Can a natural foods store go from the first spark of an idea to a grand opening in just eight months? Why, yes. Yes, it can.
In March of last year, the Shakopee Mdewakanton Sioux Community Tribal Council met to discuss possible uses for a new building across the street from Mystic Lake Casino. The space, built at the same time as a new credit union, had been slated for offices that didn’t pan out.
Lori Watso, a community health worker and Shakopee Community member, remembers rushing to the microphone. That building, she told the group, would be perfect for a natural foods store, something she felt the community desperately needed. Watso made a formal presentation at the tribe’s general meeting in May; designers and contractors were mobilized almost immediately, and on November 22 of last year, Mazopiya opened its doors. (The word means “storehouse” in Dakota. Pronounce it with the stress on the long “o”: maz-OH-pee-ya.)
The 6,500-square-foot store looks an awful lot like your friendly neighborhood coop: A bright, clean produce area welcomes shoppers; familiar brands like Amy’s, Seventh Generation, and Kadejan Farms fill the shelves. Chef Andrew Knowland is on site to fill the deli cases with roast chicken and vegetarian-friendly salads. There’s even a small coffee bar, a couple of tables, and a well-equipped community room for classes. Wooden bowls by native artisans are for sale, along with the tribe’s own brand of bottled water, Mni-Yuska. Even the building itself has the right credentials: It’s heated with geothermal energy and the exterior is silver LEED certified. The tribe is working on paperwork to certify the interior renovations.
Before Mazopiya opened, the nearest natural foods store to the Shakopee reservation was Valley Natural Foods in Burnsville, a half-hour drive. Even the nearest Cub and Super Target are four or five miles away. Picking up milk on the reservation meant a stop at a convenience store. Mazopiya’s location in a newish mini mall on a main road and within walking distance of a residential neighborhood should be a slam dunk for any kind of grocery store.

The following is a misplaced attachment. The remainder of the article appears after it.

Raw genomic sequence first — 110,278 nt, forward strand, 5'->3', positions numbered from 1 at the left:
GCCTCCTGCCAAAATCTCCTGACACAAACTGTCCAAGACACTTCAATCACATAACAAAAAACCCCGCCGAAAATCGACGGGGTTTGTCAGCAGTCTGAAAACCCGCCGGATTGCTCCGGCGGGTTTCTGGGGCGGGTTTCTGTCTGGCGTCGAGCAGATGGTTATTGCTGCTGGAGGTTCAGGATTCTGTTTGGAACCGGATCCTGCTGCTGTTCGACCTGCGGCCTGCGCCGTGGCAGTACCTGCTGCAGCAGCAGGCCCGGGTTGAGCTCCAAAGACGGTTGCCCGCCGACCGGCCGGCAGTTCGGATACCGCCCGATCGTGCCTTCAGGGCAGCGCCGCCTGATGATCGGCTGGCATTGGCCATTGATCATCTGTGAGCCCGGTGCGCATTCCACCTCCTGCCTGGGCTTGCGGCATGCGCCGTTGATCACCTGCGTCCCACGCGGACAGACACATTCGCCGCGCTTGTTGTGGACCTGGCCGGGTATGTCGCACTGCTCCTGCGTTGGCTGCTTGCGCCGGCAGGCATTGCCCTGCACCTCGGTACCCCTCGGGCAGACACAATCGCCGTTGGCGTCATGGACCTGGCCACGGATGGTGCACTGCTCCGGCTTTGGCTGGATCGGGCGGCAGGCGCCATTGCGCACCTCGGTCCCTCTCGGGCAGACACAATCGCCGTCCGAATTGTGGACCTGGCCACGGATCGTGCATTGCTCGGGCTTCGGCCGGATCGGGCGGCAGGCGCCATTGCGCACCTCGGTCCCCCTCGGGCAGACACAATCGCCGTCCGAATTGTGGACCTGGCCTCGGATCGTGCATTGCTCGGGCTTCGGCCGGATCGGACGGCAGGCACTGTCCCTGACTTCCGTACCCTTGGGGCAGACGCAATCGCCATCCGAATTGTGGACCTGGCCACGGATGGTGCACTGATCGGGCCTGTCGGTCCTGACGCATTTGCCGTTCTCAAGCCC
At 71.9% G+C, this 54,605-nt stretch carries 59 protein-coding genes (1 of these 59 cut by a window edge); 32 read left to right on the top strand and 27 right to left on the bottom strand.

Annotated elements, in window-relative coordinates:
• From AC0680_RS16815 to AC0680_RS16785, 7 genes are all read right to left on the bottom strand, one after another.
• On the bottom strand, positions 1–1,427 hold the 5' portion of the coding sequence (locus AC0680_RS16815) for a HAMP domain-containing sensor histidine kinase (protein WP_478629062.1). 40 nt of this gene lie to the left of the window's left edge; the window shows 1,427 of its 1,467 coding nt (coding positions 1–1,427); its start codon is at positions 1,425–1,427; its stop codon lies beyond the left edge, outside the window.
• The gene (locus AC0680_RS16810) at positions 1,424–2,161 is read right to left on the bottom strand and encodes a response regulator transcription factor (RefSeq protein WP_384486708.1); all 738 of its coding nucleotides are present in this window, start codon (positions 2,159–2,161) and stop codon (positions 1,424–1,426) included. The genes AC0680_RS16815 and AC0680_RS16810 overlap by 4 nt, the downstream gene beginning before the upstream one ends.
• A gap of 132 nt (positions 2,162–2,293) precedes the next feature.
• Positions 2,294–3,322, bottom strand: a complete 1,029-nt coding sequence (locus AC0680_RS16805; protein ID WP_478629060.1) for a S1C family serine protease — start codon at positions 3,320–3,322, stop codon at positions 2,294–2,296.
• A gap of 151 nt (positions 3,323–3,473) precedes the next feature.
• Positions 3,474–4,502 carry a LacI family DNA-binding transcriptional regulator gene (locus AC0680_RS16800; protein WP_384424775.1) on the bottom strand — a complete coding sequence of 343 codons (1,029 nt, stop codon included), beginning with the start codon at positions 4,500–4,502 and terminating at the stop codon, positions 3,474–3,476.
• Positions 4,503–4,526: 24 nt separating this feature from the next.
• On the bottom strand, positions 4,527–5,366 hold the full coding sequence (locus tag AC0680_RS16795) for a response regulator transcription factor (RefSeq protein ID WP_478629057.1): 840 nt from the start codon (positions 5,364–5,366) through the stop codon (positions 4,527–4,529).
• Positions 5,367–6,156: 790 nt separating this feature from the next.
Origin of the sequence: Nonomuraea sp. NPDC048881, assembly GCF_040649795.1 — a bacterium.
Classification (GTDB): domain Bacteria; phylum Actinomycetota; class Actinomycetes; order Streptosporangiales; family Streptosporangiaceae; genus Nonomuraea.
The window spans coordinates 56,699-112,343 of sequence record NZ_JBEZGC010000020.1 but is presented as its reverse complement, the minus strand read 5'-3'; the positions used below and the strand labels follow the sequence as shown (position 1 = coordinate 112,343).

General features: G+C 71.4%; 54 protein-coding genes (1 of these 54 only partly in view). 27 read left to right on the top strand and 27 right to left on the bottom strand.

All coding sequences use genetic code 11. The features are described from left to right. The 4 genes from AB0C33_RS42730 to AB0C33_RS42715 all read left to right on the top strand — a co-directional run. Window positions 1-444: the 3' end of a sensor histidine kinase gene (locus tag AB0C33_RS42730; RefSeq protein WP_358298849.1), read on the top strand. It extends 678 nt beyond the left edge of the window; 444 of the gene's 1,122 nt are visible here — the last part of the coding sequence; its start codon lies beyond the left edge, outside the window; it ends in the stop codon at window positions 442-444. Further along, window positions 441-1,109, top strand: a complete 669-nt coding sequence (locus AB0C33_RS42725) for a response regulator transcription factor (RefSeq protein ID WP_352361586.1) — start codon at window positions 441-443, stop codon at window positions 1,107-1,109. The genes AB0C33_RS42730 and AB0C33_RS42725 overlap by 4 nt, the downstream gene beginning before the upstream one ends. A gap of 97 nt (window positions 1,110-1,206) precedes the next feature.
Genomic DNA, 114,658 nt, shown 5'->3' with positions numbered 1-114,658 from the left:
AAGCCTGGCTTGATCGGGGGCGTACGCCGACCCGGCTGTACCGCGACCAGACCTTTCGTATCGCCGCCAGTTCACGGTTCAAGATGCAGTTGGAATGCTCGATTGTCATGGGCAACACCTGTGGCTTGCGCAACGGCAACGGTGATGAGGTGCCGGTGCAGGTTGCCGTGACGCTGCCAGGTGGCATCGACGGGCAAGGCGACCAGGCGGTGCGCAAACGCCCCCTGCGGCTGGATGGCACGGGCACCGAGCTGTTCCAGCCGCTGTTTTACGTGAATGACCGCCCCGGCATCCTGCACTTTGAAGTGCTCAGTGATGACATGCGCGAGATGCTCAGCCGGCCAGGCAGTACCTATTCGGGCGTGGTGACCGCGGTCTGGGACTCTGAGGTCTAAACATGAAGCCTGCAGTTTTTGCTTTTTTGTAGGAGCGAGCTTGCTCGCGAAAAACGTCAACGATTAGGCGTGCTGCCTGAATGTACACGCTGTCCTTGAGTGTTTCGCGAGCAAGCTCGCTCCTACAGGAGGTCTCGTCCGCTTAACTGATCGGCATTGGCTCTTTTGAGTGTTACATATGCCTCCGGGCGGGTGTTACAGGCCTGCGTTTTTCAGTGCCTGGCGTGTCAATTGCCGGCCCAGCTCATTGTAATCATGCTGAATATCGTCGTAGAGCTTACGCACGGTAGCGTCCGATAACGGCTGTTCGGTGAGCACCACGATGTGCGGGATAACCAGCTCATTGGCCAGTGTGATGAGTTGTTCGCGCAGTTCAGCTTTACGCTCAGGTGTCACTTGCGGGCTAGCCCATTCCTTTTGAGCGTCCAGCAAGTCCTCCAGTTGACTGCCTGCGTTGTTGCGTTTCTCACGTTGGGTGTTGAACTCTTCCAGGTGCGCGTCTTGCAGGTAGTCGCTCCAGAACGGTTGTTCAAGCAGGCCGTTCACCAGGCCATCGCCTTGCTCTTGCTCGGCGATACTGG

But Watso doesn’t want convenience to be the only benefit the store brings to the community. “I don’t want people to shop here because it’s the only place,” she says. I want them to gain an appreciation for clean food and what it can do for their bodies.”
“I want to address the chronic health issues that not only we [the Shakopee Tribe] experience, but the native community as a whole and the general population. I want to help people with heart disease, diabetes, arthritis, obesity, and cancer,” Watso says. “However, I’ve become kind of tired of talking to people about these things. The best thing to do is provide people with good food. If we eat right, many of those chronic conditions will go away.”
Watso started her campaign for better eating on the reservation last April with a 1.5-acre community garden. This summer the garden will become more of a small farm, expanding to 5.5 acres, and offering 50 CSA shares, which will be marketed first to tribal members and then to employees of the tribe’s 11 enterprises. Some of the produce from the garden will also be sold at Mazopiya, while other crops will be grown especially for the restaurants at Mystic Lake Casino and Playworks, the tribe’s daycare and summer camp.
“I’m glad to say I’ve become a bit of a farmer,” Watso says with a smile.
Watso describes her efforts in terms of concentric circles, targeting first the tribal members themselves, then the 4,130 employees, and then the larger community. “I feel very fortunate to be able to focus on our community and see those benefits ripple out to the larger community,” she says.
Shakopee Tribal Administrator Bill Rudnicki says that Mazopiya fits in with a decade-long larger effort to improve health and wellness for the community. The tribe has opened a recreation center and expanded a dental clinic. It also maintains a wellness center that provides vision care, physical therapy, a chiropractor, and more. There’s even a pharmacy and health center inside the casino for tribal members and employees.
“One of the things Lori saw is that we’re doing all these great things for our health… but what we’re putting into our bodies is not the right thing,” says Rudnicki. “We call it ‘health sovereignty’ or ‘food sovereignty’ and it really was the missing link.”
Watso, proud to see her vision come to fruition, is already looking to the future. She is developing classes to be held at Mazopiya, first for employees and then for the community at large, to cover everything from the benefits of organic food to gluten-free cooking. She is also working to add more Dakota signage to the store.
“And don’t be surprised if you come back some time and we have meatless Mondays in the deli,” she adds. “I don’t get on my soapbox too often about the benefits of a plant-based diet, but…”
And then there’s what you might call the “Main Street” effect, creating a natural gathering place where Shakopee members and their neighbors can expect to run into each other. Watso describes a recent evening when she was in the store with about six other shoppers and realized they were all members of the Shakopee tribe. “It really felt like community,” she says.
2571 Credit Union Dr
Prior Lake, MN